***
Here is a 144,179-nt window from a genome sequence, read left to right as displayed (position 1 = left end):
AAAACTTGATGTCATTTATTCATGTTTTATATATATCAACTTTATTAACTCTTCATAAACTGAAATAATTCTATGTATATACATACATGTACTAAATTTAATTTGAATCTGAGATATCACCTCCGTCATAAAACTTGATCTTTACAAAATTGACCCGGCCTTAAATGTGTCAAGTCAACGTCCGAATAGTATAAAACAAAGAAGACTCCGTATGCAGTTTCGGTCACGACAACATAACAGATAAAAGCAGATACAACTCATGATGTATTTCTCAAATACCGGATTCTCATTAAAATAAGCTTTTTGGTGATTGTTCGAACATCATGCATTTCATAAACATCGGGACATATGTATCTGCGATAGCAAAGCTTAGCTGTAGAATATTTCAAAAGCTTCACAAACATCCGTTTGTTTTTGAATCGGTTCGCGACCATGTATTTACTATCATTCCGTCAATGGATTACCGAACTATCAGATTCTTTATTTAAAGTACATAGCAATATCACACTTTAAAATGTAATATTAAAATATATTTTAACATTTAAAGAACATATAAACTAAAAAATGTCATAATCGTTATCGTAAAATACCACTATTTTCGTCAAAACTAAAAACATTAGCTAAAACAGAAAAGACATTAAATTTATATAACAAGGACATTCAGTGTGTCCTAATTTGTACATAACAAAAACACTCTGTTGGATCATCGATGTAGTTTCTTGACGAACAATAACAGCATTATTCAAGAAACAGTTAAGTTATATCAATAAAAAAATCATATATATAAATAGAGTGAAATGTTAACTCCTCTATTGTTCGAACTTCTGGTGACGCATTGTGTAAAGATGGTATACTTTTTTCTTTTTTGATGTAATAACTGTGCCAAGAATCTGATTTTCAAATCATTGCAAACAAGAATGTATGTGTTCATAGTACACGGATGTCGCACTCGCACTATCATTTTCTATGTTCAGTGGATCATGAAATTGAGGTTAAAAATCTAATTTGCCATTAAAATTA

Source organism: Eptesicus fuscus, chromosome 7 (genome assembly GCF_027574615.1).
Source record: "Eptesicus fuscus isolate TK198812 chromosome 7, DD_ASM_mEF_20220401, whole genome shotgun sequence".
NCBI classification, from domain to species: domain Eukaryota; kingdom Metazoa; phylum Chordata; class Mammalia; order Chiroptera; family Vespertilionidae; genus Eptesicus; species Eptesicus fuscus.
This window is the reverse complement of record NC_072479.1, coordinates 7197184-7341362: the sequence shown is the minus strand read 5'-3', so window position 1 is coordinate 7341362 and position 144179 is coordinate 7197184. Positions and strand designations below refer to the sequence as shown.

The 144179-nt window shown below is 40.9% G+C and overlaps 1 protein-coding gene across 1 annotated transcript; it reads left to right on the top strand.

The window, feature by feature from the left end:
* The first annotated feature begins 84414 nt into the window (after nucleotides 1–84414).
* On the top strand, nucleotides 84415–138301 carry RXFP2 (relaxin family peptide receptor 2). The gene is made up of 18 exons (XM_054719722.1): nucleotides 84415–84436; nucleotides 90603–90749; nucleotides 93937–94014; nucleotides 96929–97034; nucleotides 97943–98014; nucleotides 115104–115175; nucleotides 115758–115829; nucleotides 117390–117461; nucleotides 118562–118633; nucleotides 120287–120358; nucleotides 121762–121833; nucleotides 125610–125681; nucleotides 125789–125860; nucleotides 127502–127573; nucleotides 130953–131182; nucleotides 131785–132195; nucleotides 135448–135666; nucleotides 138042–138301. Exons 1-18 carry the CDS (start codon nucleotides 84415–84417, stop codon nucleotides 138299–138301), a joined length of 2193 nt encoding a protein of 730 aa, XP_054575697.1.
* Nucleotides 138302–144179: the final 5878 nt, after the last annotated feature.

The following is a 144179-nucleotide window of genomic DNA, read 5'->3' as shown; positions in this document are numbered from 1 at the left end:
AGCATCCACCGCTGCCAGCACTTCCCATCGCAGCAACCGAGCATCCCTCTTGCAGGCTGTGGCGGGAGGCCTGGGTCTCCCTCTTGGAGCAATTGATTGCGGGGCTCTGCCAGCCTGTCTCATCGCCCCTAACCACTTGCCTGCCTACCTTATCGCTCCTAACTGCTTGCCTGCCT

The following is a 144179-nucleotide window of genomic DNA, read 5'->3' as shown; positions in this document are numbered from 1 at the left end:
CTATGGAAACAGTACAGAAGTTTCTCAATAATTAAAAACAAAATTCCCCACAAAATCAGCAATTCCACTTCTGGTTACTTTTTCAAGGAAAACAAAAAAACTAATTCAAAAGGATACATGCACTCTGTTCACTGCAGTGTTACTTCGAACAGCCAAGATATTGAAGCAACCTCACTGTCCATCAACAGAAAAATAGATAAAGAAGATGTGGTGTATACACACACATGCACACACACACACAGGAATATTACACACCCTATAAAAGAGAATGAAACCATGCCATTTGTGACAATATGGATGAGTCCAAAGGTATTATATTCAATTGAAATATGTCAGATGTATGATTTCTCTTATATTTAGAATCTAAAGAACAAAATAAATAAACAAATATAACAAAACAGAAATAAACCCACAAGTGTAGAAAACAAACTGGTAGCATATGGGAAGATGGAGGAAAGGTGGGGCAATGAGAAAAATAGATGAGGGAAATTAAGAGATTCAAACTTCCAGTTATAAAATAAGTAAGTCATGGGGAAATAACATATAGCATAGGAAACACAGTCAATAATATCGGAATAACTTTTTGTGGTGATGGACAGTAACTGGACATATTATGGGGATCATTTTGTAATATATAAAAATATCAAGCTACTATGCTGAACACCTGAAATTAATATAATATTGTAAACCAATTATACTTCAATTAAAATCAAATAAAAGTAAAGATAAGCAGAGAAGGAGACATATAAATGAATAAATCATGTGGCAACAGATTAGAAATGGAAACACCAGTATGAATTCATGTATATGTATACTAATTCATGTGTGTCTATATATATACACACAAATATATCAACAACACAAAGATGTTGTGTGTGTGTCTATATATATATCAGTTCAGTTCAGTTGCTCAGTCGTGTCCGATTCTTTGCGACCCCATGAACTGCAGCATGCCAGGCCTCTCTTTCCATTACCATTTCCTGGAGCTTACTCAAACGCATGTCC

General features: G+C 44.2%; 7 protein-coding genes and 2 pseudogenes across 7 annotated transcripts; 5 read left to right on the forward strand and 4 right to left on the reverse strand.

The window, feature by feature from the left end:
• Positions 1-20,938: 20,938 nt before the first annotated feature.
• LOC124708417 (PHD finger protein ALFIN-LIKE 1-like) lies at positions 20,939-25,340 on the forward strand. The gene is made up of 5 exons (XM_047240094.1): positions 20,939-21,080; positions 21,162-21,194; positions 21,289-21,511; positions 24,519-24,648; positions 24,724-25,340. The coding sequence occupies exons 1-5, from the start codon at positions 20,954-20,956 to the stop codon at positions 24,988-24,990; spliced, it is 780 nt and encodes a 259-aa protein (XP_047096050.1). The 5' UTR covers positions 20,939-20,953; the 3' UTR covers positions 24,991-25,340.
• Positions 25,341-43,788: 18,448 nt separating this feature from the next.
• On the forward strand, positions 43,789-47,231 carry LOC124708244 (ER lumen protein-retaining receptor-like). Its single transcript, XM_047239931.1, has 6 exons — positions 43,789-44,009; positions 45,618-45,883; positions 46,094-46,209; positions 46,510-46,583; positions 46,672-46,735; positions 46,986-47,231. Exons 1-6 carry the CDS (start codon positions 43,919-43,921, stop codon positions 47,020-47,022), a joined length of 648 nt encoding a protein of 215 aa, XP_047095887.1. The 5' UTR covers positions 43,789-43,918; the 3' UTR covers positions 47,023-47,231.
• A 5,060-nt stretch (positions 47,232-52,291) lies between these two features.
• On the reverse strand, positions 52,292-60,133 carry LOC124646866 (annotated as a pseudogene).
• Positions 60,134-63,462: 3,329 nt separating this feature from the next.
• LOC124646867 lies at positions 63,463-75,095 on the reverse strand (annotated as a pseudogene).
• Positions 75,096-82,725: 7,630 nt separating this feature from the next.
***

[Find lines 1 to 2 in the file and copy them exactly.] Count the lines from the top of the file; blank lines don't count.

Here is a 144,179-nt window from a genome sequence, read left to right as displayed (position 1 = left end):
AAAACTTGATGTCATTTATTCATGTTTTATATATATCAACTTTATTAACTCTTCATAAACTGAAATAATTCTATGTATATACATACATGTACTAAATTTAATTTGAATCTGAGATATCACCTCCGTCATAAAACTTGATCTTTACAAAATTGACCCGGCCTTAAATGTGTCAAGTCAACGTCCGAATAGTATAAAACAAAGAAGACTCCGTATGCAGTTTCGGTCACGACAACATAACAGATAAAAGCAGATACAACTCATGATGTATTTCTCAAATACCGGATTCTCATTAAAATAAGCTTTTTGGTGATTGTTCGAACATCATGCATTTCATAAACATCGGGACATATGTATCTGCGATAGCAAAGCTTAGCTGTAGAATATTTCAAAAGCTTCACAAACATCCGTTTGTTTTTGAATCGGTTCGCGACCATGTATTTACTATCATTCCGTCAATGGATTACCGAACTATCAGATTCTTTATTTAAAGTACATAGCAATATCACACTTTAAAATGTAATATTAAAATATATTTTAACATTTAAAGAACATATAAACTAAAAAATGTCATAATCGTTATCGTAAAATACCACTATTTTCGTCAAAACTAAAAACATTAGCTAAAACAGAAAAGACATTAAATTTATATAACAAGGACATTCAGTGTGTCCTAATTTGTACATAACAAAAACACTCTGTTGGATCATCGATGTAGTTTCTTGACGAACAATAACAGCATTATTCAAGAAACAGTTAAGTTATATCAATAAAAAAATCATATATATAAATAGAGTGAAATGTTAACTCCTCTATTGTTCGAACTTCTGGTGACGCATTGTGTAAAGATGGTATACTTTTTTCTTTTTTGATGTAATAACTGTGCCAAGAATCTGATTTTCAAATCATTGCAAACAAGAATGTATGTGTTCATAGTACACGGATGTCGCACTCGCACTATCATTTTCTATGTTCAGTGGATCATGAAATTGAGGTTAAAAATCTAATTTGCCATTAAAATTA